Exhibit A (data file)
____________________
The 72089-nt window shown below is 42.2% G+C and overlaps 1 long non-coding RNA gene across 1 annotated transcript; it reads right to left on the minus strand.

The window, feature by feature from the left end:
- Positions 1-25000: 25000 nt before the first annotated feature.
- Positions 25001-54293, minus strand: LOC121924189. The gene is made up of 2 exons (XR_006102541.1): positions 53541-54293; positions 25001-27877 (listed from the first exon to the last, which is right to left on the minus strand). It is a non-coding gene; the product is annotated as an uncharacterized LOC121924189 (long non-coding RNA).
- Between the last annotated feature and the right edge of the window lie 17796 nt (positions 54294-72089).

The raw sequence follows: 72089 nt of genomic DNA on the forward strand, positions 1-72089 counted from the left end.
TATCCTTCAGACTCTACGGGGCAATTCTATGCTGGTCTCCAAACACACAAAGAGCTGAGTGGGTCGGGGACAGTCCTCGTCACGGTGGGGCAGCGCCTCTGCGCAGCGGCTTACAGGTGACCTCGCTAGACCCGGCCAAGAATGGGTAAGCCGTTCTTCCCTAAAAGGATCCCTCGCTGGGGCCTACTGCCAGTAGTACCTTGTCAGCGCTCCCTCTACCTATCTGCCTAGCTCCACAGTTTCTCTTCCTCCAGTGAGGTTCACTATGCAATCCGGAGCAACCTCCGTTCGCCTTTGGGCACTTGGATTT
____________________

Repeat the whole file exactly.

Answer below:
The 72089-nt window shown below is 42.2% G+C and overlaps 1 long non-coding RNA gene across 1 annotated transcript; it reads right to left on the minus strand.

The window, feature by feature from the left end:
- Positions 1-25000: 25000 nt before the first annotated feature.
- Positions 25001-54293, minus strand: LOC121924189. The gene is made up of 2 exons (XR_006102541.1): positions 53541-54293; positions 25001-27877 (listed from the first exon to the last, which is right to left on the minus strand). It is a non-coding gene; the product is annotated as an uncharacterized LOC121924189 (long non-coding RNA).
- Between the last annotated feature and the right edge of the window lie 17796 nt (positions 54294-72089).

The raw sequence follows: 72089 nt of genomic DNA on the forward strand, positions 1-72089 counted from the left end.
TATCCTTCAGACTCTACGGGGCAATTCTATGCTGGTCTCCAAACACACAAAGAGCTGAGTGGGTCGGGGACAGTCCTCGTCACGGTGGGGCAGCGCCTCTGCGCAGCGGCTTACAGGTGACCTCGCTAGACCCGGCCAAGAATGGGTAAGCCGTTCTTCCCTAAAAGGATCCCTCGCTGGGGCCTACTGCCAGTAGTACCTTGTCAGCGCTCCCTCTACCTATCTGCCTAGCTCCACAGTTTCTCTTCCTCCAGTGAGGTTCACTATGCAATCCGGAGCAACCTCCGTTCGCCTTTGGGCACTTGGATTT